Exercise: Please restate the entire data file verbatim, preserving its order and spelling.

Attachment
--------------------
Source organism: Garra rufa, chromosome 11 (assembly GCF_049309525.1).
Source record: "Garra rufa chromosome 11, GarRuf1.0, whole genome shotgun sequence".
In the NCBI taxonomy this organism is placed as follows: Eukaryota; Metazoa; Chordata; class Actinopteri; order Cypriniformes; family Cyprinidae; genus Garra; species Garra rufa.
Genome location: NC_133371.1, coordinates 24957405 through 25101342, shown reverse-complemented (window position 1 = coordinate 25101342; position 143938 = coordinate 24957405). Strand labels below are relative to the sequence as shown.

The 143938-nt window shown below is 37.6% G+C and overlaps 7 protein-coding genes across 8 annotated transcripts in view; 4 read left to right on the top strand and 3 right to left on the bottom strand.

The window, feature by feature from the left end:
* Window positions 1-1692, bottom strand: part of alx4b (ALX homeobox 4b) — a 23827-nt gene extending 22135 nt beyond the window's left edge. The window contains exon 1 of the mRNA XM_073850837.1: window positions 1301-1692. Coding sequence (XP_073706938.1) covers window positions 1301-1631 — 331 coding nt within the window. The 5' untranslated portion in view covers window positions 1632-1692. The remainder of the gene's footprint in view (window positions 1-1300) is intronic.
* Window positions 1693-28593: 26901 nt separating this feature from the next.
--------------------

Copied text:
Source organism: Garra rufa, chromosome 11 (assembly GCF_049309525.1).
Source record: "Garra rufa chromosome 11, GarRuf1.0, whole genome shotgun sequence".
In the NCBI taxonomy this organism is placed as follows: Eukaryota; Metazoa; Chordata; class Actinopteri; order Cypriniformes; family Cyprinidae; genus Garra; species Garra rufa.
Genome location: NC_133371.1, coordinates 24957405 through 25101342, shown reverse-complemented (window position 1 = coordinate 25101342; position 143938 = coordinate 24957405). Strand labels below are relative to the sequence as shown.

The 143938-nt window shown below is 37.6% G+C and overlaps 7 protein-coding genes across 8 annotated transcripts in view; 4 read left to right on the top strand and 3 right to left on the bottom strand.

The window, feature by feature from the left end:
* Window positions 1-1692, bottom strand: part of alx4b (ALX homeobox 4b) — a 23827-nt gene extending 22135 nt beyond the window's left edge. The window contains exon 1 of the mRNA XM_073850837.1: window positions 1301-1692. Coding sequence (XP_073706938.1) covers window positions 1301-1631 — 331 coding nt within the window. The 5' untranslated portion in view covers window positions 1632-1692. The remainder of the gene's footprint in view (window positions 1-1300) is intronic.
* Window positions 1693-28593: 26901 nt separating this feature from the next.